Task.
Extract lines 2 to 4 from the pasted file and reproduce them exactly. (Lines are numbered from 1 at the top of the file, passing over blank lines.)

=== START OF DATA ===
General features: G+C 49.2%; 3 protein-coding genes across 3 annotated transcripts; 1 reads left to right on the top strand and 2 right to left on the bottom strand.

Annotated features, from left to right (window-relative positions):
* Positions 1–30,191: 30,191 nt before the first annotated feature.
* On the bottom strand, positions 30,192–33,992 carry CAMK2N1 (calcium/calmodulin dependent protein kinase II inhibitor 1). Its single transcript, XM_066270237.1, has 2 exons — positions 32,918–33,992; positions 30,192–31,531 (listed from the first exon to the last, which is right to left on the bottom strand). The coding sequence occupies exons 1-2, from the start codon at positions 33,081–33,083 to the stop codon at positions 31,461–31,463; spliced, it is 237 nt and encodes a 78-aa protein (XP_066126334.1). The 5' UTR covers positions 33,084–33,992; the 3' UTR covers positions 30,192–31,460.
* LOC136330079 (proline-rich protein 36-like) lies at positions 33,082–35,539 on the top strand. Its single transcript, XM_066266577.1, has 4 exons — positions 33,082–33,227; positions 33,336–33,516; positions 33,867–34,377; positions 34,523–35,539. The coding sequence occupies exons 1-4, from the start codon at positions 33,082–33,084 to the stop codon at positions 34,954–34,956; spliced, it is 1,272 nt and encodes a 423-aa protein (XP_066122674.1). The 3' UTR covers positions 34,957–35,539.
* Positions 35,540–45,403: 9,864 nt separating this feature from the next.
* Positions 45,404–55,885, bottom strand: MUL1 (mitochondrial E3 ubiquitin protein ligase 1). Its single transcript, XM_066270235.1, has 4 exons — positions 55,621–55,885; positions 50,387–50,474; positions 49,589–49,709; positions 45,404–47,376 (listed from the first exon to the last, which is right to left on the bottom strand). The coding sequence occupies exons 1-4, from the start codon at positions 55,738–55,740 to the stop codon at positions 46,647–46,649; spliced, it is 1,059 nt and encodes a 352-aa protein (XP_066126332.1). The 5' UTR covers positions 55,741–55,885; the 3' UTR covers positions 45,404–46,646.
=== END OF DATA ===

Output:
Annotated features, from left to right (window-relative positions):
* Positions 1–30,191: 30,191 nt before the first annotated feature.
* On the bottom strand, positions 30,192–33,992 carry CAMK2N1 (calcium/calmodulin dependent protein kinase II inhibitor 1). Its single transcript, XM_066270237.1, has 2 exons — positions 32,918–33,992; positions 30,192–31,531 (listed from the first exon to the last, which is right to left on the bottom strand). The coding sequence occupies exons 1-2, from the start codon at positions 33,081–33,083 to the stop codon at positions 31,461–31,463; spliced, it is 237 nt and encodes a 78-aa protein (XP_066126334.1). The 5' UTR covers positions 33,084–33,992; the 3' UTR covers positions 30,192–31,460.